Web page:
Hank sputtered at the accusation. "If you think that I would even consider touching that $15,000, you don’t know me at all!"
"And how did you know how much was in the trust fund?" Giles accused. "You hadn’t spoken once to Joyce, Buffy or Dawn in the last year, and Joyce only set up the trust fund two months prior to her death, after the initial tumor scare!"
Hank stared silently at Giles, who only looked back at him with cold contempt in his eyes. He sagged his shoulders as the gaunt Englishman glared at him. "Look, Mr. Giles, I’ve had some financial reversals, sure, but hey, who hasn’t? I’ll get back on my feet, no problem. Just give me a chance—"
Hank suddenly found his face flattened against wood paneling, as Giles threw him hard against the wall. He had heard more than enough from this idiot. "You disgust me, Hank Summers! I am amazed that such a loathsome individual as yourself could ever be the father of a fine woman like Buffy Summers!" He grabbed Hank’s arm, wrenching it painfully behind his back, twisting hard enough to nearly break bones. "What was the plan, Summers? Loot Dawn’s trust fund and then abandon her? I won’t give you the chance to do that, Summers! Do you hear me?" When Hank didn’t reply fast enough, Giles twisted his arm harder. "DO YOU HEAR ME?"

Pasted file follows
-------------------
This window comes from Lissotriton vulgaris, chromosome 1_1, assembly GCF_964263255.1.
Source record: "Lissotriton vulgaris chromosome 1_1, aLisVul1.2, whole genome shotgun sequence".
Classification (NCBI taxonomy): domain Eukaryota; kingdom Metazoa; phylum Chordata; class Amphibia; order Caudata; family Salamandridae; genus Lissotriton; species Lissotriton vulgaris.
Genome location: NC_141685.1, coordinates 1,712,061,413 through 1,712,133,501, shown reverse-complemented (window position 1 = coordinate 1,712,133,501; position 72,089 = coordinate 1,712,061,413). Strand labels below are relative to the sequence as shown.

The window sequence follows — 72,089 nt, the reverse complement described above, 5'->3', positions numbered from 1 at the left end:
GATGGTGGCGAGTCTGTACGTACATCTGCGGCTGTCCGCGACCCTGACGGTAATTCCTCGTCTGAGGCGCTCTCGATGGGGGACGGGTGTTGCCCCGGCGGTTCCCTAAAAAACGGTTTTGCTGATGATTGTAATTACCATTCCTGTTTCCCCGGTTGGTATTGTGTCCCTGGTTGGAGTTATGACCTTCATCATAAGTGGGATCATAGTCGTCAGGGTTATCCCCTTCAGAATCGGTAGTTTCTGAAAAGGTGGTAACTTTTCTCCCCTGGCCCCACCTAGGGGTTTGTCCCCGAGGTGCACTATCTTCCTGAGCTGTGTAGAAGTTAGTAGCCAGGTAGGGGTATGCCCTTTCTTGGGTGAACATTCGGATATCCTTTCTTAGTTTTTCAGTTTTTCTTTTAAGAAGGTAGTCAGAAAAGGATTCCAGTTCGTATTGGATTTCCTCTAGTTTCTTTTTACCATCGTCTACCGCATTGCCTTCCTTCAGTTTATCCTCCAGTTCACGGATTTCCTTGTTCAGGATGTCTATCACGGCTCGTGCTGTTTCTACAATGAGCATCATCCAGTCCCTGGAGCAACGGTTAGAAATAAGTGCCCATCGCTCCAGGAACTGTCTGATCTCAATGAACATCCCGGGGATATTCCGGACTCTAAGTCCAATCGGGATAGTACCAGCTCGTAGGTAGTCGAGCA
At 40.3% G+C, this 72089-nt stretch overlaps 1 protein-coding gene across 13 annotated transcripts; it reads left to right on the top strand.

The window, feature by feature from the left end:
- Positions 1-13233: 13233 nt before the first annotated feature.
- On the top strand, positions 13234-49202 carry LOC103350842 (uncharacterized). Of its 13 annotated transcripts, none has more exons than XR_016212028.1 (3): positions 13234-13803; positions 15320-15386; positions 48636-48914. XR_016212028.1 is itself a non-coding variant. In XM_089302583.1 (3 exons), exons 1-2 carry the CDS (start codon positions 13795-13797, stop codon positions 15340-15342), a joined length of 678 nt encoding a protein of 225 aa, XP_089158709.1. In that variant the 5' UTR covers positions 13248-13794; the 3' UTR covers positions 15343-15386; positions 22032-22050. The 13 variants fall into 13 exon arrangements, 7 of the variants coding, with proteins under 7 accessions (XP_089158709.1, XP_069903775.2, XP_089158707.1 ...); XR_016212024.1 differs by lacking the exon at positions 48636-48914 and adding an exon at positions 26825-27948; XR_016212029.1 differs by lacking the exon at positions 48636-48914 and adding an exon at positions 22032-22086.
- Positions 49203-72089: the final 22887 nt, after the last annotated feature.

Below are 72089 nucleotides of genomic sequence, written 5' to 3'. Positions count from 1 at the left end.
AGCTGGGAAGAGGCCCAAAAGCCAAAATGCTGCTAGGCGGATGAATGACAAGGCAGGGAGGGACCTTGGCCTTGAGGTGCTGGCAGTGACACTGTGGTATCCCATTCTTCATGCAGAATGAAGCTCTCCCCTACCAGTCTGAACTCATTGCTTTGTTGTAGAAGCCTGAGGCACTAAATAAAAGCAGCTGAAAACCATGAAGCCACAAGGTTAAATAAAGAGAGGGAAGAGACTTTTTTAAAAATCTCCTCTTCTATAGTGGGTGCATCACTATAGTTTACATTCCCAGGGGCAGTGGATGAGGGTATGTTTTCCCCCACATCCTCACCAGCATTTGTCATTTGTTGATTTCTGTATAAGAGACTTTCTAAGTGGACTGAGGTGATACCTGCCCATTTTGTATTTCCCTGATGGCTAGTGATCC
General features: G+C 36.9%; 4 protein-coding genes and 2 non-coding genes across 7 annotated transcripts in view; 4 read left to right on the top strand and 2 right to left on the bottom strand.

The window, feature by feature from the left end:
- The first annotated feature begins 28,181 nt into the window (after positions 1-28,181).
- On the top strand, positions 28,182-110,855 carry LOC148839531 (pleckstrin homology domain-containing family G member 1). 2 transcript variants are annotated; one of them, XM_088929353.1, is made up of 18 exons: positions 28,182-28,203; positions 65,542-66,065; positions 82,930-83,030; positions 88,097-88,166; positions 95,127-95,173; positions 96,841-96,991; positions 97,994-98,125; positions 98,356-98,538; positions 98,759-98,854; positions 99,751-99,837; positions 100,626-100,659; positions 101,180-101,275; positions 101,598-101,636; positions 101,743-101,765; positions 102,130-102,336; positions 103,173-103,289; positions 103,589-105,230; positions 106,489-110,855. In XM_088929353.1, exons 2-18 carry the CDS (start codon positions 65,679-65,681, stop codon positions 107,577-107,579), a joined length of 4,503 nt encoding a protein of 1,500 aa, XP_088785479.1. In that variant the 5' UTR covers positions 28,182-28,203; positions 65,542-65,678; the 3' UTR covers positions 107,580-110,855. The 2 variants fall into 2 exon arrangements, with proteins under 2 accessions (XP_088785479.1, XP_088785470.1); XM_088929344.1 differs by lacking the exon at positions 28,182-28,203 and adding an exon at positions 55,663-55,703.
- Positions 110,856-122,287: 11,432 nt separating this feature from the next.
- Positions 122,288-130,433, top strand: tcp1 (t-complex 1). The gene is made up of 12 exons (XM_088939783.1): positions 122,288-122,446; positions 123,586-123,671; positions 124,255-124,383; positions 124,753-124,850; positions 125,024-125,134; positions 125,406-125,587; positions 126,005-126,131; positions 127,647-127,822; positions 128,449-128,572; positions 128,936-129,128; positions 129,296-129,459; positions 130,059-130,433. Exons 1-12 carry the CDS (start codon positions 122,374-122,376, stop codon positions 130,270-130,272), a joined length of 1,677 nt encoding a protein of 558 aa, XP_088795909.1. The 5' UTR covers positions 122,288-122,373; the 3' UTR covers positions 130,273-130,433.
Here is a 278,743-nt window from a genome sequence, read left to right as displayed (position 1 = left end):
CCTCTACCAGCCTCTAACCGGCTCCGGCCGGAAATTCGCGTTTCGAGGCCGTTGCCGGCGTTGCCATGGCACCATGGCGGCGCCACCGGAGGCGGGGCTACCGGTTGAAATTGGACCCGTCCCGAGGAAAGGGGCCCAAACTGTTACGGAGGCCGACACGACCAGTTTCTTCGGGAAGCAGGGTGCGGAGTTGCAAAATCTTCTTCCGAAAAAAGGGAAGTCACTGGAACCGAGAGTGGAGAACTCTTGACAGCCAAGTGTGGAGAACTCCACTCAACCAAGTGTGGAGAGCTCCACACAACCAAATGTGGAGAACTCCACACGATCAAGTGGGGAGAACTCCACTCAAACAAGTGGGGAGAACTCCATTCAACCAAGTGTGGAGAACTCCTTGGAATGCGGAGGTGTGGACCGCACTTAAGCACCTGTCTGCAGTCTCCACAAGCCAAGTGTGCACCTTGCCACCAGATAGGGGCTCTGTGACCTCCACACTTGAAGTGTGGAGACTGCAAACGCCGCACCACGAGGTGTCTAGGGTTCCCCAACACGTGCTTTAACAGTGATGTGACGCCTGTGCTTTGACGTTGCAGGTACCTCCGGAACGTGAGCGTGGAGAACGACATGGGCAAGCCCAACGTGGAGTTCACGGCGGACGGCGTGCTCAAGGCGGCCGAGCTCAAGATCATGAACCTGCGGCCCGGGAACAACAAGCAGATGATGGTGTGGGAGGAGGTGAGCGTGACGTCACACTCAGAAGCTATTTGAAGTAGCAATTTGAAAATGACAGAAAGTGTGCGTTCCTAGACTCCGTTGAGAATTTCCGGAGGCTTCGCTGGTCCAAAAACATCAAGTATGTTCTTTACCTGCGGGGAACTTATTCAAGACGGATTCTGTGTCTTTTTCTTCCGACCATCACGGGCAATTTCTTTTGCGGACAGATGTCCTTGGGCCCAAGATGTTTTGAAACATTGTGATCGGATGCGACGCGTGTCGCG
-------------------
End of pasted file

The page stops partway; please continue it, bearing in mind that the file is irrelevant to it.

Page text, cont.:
Two months ago, Rupert Giles had strangled an innocent man named Ben, a man whose only crime was that he had been used as a host form for the goddess Glory. And this was someone he had grown to respect. Hank, he didn’t even have respect to back him up. And now, as Giles knee was grinding hard into his back, Hank Summers was forced to realize that he had sorely misjudged Rupert Giles.
"Here’s how we will resolve this matter, Mr. Summers," Giles hissed, spitting out the man’s name like it was the most vile of epitaphs. "You will leave this office, return to your hotel, pack your things and board the next available plane out of Sunnydale. You will not seek to contact Dawn Summers, ever, under any circumstances. You gave up any rights you ever had to call her your daughter. As far as she is concerned you are dead. And if I find out that you have gone against my orders in this matter, well, even if the authorities ever find your remains, they won’t be able to identify them. Do I make myself clear?"